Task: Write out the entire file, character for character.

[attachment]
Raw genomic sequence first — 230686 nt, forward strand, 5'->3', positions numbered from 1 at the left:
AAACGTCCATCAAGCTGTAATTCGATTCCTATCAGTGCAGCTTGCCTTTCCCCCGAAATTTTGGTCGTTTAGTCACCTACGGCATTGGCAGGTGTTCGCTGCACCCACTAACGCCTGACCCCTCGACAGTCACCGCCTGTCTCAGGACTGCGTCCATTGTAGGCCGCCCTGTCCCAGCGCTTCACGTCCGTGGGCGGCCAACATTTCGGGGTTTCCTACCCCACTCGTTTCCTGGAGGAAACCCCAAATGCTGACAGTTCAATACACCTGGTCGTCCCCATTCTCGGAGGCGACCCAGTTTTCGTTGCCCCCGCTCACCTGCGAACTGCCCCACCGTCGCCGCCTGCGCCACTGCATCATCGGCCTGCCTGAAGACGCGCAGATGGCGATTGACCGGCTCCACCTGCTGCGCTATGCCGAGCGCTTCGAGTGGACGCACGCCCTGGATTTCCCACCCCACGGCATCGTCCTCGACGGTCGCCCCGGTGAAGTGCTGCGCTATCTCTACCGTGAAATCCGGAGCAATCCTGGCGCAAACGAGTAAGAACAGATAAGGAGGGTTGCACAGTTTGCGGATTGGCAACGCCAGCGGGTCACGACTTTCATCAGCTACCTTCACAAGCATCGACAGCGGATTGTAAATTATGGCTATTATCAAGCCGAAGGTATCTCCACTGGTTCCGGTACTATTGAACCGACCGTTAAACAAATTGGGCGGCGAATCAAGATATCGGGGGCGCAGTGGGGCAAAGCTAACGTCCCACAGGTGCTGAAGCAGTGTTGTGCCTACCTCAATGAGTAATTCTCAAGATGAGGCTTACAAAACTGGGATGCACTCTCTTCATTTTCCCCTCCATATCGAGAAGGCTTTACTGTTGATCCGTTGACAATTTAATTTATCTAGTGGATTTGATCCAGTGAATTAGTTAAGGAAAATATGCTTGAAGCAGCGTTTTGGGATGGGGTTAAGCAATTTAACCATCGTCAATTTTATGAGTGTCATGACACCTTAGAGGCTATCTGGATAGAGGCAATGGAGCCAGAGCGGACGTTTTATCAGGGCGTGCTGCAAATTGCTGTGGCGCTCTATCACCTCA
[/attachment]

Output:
Raw genomic sequence first — 230686 nt, forward strand, 5'->3', positions numbered from 1 at the left:
AAACGTCCATCAAGCTGTAATTCGATTCCTATCAGTGCAGCTTGCCTTTCCCCCGAAATTTTGGTCGTTTAGTCACCTACGGCATTGGCAGGTGTTCGCTGCACCCACTAACGCCTGACCCCTCGACAGTCACCGCCTGTCTCAGGACTGCGTCCATTGTAGGCCGCCCTGTCCCAGCGCTTCACGTCCGTGGGCGGCCAACATTTCGGGGTTTCCTACCCCACTCGTTTCCTGGAGGAAACCCCAAATGCTGACAGTTCAATACACCTGGTCGTCCCCATTCTCGGAGGCGACCCAGTTTTCGTTGCCCCCGCTCACCTGCGAACTGCCCCACCGTCGCCGCCTGCGCCACTGCATCATCGGCCTGCCTGAAGACGCGCAGATGGCGATTGACCGGCTCCACCTGCTGCGCTATGCCGAGCGCTTCGAGTGGACGCACGCCCTGGATTTCCCACCCCACGGCATCGTCCTCGACGGTCGCCCCGGTGAAGTGCTGCGCTATCTCTACCGTGAAATCCGGAGCAATCCTGGCGCAAACGAGTAAGAACAGATAAGGAGGGTTGCACAGTTTGCGGATTGGCAACGCCAGCGGGTCACGACTTTCATCAGCTACCTTCACAAGCATCGACAGCGGATTGTAAATTATGGCTATTATCAAGCCGAAGGTATCTCCACTGGTTCCGGTACTATTGAACCGACCGTTAAACAAATTGGGCGGCGAATCAAGATATCGGGGGCGCAGTGGGGCAAAGCTAACGTCCCACAGGTGCTGAAGCAGTGTTGTGCCTACCTCAATGAGTAATTCTCAAGATGAGGCTTACAAAACTGGGATGCACTCTCTTCATTTTCCCCTCCATATCGAGAAGGCTTTACTGTTGATCCGTTGACAATTTAATTTATCTAGTGGATTTGATCCAGTGAATTAGTTAAGGAAAATATGCTTGAAGCAGCGTTTTGGGATGGGGTTAAGCAATTTAACCATCGTCAATTTTATGAGTGTCATGACACCTTAGAGGCTATCTGGATAGAGGCAATGGAGCCAGAGCGGACGTTTTATCAGGGCGTGCTGCAAATTGCTGTGGCGCTCTATCACCTCA